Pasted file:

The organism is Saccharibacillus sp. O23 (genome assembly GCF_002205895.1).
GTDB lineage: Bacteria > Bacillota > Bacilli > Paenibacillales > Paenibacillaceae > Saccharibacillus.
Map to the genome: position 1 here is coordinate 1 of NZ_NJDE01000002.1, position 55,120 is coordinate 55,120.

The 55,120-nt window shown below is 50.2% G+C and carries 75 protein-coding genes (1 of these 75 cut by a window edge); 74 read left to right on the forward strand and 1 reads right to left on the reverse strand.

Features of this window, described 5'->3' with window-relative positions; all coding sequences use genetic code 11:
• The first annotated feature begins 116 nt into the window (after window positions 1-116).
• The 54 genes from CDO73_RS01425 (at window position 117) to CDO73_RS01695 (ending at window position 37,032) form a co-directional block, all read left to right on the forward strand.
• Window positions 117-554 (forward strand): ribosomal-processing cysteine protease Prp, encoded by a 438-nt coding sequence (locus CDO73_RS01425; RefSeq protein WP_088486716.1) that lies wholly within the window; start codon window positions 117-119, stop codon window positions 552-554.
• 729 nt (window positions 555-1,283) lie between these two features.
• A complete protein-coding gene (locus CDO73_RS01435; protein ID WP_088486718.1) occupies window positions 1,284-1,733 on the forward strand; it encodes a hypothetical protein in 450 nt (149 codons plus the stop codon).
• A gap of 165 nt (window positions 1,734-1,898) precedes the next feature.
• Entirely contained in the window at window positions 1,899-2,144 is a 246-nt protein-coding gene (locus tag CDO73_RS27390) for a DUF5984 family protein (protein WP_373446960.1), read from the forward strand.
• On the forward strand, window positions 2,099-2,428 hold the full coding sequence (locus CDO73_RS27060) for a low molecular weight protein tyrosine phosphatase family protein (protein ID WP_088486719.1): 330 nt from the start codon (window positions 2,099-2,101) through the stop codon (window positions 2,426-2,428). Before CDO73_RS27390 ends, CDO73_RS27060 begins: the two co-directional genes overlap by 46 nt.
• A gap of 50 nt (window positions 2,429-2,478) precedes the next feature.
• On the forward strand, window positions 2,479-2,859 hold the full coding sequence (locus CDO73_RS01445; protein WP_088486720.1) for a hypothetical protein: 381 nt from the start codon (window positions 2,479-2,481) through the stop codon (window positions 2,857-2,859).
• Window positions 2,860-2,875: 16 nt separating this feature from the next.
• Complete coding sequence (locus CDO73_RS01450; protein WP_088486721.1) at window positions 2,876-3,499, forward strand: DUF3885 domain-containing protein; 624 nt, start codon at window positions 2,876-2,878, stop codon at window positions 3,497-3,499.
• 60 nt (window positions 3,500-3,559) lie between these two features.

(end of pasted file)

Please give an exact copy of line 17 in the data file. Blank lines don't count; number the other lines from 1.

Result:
• Complete coding sequence (locus CDO73_RS01450; protein WP_088486721.1) at window positions 2,876-3,499, forward strand: DUF3885 domain-containing protein; 624 nt, start codon at window positions 2,876-2,878, stop codon at window positions 3,497-3,499.